Aug 11, 2018

Scientists finally have a suitable explanation for Jupiter’s weirdly colorful bands

Posted by in category: space

Of all the planets in our Solar System, Jupiter is probably the most interesting to look at. It’s just a big ball of fast-moving gasses in all kinds of wild colors. The planet hosts storms that could swallow the entirety of Earth, and while we can see lots of neat things happening near the planet’s cloud tops it’s a lot more difficult to determine what is actually going on deeper inside the planet.

Now, thanks to some fancy calculations and jet stream models inspired by Earth’s own weather patterns, researchers have a new theory on just why Jupiter’s crazy bands seem so perfectly arranged.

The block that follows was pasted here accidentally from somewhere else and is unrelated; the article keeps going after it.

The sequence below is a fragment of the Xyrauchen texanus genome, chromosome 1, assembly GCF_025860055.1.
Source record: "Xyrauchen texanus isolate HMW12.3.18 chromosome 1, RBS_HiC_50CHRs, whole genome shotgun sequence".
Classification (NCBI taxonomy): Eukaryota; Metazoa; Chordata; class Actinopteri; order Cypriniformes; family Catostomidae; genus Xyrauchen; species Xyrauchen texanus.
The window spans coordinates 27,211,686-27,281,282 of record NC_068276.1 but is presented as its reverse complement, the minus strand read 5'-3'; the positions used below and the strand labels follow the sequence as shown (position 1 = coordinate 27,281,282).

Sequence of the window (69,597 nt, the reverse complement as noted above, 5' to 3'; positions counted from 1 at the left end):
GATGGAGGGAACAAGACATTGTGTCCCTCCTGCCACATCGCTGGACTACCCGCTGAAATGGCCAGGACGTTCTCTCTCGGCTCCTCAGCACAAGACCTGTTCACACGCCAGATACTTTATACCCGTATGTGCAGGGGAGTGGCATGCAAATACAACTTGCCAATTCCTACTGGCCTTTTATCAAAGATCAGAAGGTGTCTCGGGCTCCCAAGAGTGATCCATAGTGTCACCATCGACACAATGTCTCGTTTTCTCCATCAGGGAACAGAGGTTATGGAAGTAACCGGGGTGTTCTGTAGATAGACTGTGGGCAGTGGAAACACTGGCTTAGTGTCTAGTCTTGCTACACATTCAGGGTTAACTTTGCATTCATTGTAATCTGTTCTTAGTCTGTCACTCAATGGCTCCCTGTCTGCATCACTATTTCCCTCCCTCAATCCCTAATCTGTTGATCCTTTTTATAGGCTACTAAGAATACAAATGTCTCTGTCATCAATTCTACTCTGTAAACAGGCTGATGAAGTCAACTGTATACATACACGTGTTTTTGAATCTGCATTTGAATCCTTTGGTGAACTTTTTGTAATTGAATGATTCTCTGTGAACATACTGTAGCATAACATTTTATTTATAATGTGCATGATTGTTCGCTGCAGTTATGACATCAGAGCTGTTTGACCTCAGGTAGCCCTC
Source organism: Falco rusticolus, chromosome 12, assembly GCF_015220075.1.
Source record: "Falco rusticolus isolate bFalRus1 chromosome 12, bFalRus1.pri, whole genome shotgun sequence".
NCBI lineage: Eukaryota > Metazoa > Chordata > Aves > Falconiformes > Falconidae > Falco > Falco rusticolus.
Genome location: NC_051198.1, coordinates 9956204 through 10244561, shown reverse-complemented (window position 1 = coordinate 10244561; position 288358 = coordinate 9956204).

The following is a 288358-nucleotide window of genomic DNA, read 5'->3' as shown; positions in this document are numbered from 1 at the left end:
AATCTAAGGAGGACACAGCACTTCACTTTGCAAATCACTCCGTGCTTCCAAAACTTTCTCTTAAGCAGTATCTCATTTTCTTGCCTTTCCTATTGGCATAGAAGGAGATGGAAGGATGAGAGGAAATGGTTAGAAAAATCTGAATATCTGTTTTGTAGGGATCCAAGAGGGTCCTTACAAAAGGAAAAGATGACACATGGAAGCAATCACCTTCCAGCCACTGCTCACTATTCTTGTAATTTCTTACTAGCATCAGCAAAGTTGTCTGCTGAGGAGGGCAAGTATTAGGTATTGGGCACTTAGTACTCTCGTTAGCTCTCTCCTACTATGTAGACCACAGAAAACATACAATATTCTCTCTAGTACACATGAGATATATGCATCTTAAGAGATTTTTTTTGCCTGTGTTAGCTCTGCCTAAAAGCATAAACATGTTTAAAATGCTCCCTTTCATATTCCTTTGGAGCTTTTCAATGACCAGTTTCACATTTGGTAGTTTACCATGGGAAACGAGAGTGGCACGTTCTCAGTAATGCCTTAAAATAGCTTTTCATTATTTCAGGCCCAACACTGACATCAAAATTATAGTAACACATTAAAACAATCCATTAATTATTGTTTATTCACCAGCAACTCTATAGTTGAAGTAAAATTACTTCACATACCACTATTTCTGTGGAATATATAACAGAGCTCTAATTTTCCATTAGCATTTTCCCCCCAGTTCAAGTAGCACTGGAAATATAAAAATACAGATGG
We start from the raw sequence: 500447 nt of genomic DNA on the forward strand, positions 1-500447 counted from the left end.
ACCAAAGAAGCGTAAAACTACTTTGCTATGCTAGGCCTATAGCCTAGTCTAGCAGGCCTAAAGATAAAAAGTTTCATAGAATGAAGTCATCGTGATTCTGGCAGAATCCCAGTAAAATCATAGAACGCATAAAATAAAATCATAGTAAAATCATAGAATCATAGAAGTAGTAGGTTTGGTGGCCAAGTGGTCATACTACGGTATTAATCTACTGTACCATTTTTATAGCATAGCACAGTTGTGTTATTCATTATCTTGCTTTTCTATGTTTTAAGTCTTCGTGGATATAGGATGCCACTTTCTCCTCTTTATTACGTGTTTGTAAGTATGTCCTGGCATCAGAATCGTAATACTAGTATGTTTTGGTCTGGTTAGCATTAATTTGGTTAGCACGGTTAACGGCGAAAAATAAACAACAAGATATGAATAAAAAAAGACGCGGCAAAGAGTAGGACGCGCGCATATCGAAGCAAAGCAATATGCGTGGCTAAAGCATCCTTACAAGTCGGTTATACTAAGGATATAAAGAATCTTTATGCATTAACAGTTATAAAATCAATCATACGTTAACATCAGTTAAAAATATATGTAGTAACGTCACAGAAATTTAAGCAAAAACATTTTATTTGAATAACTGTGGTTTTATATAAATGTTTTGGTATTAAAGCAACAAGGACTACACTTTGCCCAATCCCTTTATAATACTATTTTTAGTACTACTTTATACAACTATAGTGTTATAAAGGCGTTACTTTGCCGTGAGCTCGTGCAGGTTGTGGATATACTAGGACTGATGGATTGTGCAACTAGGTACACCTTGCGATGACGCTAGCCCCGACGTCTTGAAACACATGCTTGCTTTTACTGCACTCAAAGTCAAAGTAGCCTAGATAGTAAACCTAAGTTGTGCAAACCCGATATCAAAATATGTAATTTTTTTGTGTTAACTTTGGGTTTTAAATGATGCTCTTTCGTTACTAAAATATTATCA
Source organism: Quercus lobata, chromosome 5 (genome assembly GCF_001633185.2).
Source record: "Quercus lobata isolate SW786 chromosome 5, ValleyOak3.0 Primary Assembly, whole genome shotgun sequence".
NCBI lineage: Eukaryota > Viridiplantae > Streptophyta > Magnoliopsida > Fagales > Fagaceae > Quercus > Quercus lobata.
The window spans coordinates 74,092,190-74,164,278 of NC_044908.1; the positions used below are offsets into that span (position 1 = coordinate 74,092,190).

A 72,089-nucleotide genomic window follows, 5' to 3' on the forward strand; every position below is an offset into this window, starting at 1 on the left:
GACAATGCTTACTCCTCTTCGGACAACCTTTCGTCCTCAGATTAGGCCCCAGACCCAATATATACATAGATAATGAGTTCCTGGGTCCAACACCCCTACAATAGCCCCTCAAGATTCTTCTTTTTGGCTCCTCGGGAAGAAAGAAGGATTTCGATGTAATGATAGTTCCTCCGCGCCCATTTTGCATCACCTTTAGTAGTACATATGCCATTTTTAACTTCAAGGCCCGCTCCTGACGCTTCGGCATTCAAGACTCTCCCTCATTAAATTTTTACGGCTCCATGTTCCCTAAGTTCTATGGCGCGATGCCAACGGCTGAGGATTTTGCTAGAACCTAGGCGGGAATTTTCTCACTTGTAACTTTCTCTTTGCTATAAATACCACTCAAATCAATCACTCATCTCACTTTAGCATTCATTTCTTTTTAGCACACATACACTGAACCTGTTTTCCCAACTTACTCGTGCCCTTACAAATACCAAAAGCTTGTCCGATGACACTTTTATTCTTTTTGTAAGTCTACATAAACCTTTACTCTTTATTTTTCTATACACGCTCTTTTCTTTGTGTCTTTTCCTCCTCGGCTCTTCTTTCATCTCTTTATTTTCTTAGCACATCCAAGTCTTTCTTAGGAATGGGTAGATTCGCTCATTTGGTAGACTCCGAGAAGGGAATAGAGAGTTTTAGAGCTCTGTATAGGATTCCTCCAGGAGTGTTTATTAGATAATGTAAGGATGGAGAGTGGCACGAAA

In the study, which was published in The Astrophysical Journal, scientists explain that the jet streams on the planet are likely cut off by magnetized gasses deeper within the planet. The jet streams control the flow of gasses around the planet’s outer atmosphere where colorful bands of ammonia twist around the planet. These jet streams stretch many miles into the planet, but stop once they reach the magnetized gasses closer to its center.

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